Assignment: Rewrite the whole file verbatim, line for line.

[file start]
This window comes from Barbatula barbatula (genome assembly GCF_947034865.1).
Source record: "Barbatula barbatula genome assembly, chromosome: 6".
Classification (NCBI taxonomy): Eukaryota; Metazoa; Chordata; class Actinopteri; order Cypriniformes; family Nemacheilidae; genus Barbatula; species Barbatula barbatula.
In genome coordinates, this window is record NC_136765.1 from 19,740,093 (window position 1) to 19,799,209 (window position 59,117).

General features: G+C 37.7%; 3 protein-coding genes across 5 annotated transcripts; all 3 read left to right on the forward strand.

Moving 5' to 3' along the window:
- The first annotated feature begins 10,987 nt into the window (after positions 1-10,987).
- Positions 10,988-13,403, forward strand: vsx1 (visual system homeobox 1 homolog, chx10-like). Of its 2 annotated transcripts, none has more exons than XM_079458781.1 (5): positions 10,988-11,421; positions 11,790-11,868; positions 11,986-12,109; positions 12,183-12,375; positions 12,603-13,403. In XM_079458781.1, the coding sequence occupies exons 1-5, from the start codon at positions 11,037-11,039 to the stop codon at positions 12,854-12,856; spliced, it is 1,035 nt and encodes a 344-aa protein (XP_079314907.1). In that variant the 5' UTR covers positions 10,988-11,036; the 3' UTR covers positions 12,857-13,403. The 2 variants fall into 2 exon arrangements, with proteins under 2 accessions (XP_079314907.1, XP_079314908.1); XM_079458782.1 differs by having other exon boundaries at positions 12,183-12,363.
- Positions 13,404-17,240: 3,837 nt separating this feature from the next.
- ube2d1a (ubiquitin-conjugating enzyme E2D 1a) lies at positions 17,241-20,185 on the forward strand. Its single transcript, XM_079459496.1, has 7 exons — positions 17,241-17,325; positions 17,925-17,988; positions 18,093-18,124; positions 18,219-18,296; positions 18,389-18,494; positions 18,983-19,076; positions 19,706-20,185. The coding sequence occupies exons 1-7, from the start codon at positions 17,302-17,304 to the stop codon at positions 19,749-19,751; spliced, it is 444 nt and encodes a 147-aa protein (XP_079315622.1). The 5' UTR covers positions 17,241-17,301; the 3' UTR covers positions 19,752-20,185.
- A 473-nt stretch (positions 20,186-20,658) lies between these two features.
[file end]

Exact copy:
This window comes from Barbatula barbatula (genome assembly GCF_947034865.1).
Source record: "Barbatula barbatula genome assembly, chromosome: 6".
Classification (NCBI taxonomy): Eukaryota; Metazoa; Chordata; class Actinopteri; order Cypriniformes; family Nemacheilidae; genus Barbatula; species Barbatula barbatula.
In genome coordinates, this window is record NC_136765.1 from 19,740,093 (window position 1) to 19,799,209 (window position 59,117).

General features: G+C 37.7%; 3 protein-coding genes across 5 annotated transcripts; all 3 read left to right on the forward strand.

Moving 5' to 3' along the window:
- The first annotated feature begins 10,987 nt into the window (after positions 1-10,987).
- Positions 10,988-13,403, forward strand: vsx1 (visual system homeobox 1 homolog, chx10-like). Of its 2 annotated transcripts, none has more exons than XM_079458781.1 (5): positions 10,988-11,421; positions 11,790-11,868; positions 11,986-12,109; positions 12,183-12,375; positions 12,603-13,403. In XM_079458781.1, the coding sequence occupies exons 1-5, from the start codon at positions 11,037-11,039 to the stop codon at positions 12,854-12,856; spliced, it is 1,035 nt and encodes a 344-aa protein (XP_079314907.1). In that variant the 5' UTR covers positions 10,988-11,036; the 3' UTR covers positions 12,857-13,403. The 2 variants fall into 2 exon arrangements, with proteins under 2 accessions (XP_079314907.1, XP_079314908.1); XM_079458782.1 differs by having other exon boundaries at positions 12,183-12,363.
- Positions 13,404-17,240: 3,837 nt separating this feature from the next.
- ube2d1a (ubiquitin-conjugating enzyme E2D 1a) lies at positions 17,241-20,185 on the forward strand. Its single transcript, XM_079459496.1, has 7 exons — positions 17,241-17,325; positions 17,925-17,988; positions 18,093-18,124; positions 18,219-18,296; positions 18,389-18,494; positions 18,983-19,076; positions 19,706-20,185. The coding sequence occupies exons 1-7, from the start codon at positions 17,302-17,304 to the stop codon at positions 19,749-19,751; spliced, it is 444 nt and encodes a 147-aa protein (XP_079315622.1). The 5' UTR covers positions 17,241-17,301; the 3' UTR covers positions 19,752-20,185.
- A 473-nt stretch (positions 20,186-20,658) lies between these two features.